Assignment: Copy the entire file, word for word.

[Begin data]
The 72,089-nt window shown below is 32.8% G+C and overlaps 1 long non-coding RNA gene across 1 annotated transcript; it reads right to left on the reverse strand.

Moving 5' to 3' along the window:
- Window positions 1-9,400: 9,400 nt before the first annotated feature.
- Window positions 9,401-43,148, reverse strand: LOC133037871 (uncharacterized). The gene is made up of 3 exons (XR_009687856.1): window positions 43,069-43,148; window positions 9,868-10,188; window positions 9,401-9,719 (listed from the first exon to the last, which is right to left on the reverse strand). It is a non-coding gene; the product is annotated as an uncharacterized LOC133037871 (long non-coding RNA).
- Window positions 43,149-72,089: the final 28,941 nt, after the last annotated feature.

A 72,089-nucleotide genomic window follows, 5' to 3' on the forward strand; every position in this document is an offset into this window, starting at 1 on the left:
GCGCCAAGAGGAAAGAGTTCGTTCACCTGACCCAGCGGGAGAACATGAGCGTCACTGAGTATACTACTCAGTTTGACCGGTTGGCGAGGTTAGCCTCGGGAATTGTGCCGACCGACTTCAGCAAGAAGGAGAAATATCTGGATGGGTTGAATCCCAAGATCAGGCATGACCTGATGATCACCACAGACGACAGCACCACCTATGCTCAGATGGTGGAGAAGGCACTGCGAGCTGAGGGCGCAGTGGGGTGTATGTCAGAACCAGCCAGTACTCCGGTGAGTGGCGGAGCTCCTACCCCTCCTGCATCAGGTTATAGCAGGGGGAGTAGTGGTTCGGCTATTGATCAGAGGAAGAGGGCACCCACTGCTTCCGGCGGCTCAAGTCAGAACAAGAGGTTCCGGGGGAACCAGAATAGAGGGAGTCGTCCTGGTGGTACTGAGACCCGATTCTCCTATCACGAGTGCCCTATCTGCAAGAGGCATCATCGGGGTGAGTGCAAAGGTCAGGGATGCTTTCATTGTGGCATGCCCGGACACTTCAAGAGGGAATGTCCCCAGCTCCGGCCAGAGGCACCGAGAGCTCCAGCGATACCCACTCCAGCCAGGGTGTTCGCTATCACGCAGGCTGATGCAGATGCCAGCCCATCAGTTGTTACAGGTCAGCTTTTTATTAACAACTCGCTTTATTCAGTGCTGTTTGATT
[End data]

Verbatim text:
The 72,089-nt window shown below is 32.8% G+C and overlaps 1 long non-coding RNA gene across 1 annotated transcript; it reads right to left on the reverse strand.

Moving 5' to 3' along the window:
- Window positions 1-9,400: 9,400 nt before the first annotated feature.
- Window positions 9,401-43,148, reverse strand: LOC133037871 (uncharacterized). The gene is made up of 3 exons (XR_009687856.1): window positions 43,069-43,148; window positions 9,868-10,188; window positions 9,401-9,719 (listed from the first exon to the last, which is right to left on the reverse strand). It is a non-coding gene; the product is annotated as an uncharacterized LOC133037871 (long non-coding RNA).
- Window positions 43,149-72,089: the final 28,941 nt, after the last annotated feature.

A 72,089-nucleotide genomic window follows, 5' to 3' on the forward strand; every position in this document is an offset into this window, starting at 1 on the left:
GCGCCAAGAGGAAAGAGTTCGTTCACCTGACCCAGCGGGAGAACATGAGCGTCACTGAGTATACTACTCAGTTTGACCGGTTGGCGAGGTTAGCCTCGGGAATTGTGCCGACCGACTTCAGCAAGAAGGAGAAATATCTGGATGGGTTGAATCCCAAGATCAGGCATGACCTGATGATCACCACAGACGACAGCACCACCTATGCTCAGATGGTGGAGAAGGCACTGCGAGCTGAGGGCGCAGTGGGGTGTATGTCAGAACCAGCCAGTACTCCGGTGAGTGGCGGAGCTCCTACCCCTCCTGCATCAGGTTATAGCAGGGGGAGTAGTGGTTCGGCTATTGATCAGAGGAAGAGGGCACCCACTGCTTCCGGCGGCTCAAGTCAGAACAAGAGGTTCCGGGGGAACCAGAATAGAGGGAGTCGTCCTGGTGGTACTGAGACCCGATTCTCCTATCACGAGTGCCCTATCTGCAAGAGGCATCATCGGGGTGAGTGCAAAGGTCAGGGATGCTTTCATTGTGGCATGCCCGGACACTTCAAGAGGGAATGTCCCCAGCTCCGGCCAGAGGCACCGAGAGCTCCAGCGATACCCACTCCAGCCAGGGTGTTCGCTATCACGCAGGCTGATGCAGATGCCAGCCCATCAGTTGTTACAGGTCAGCTTTTTATTAACAACTCGCTTTATTCAGTGCTGTTTGATT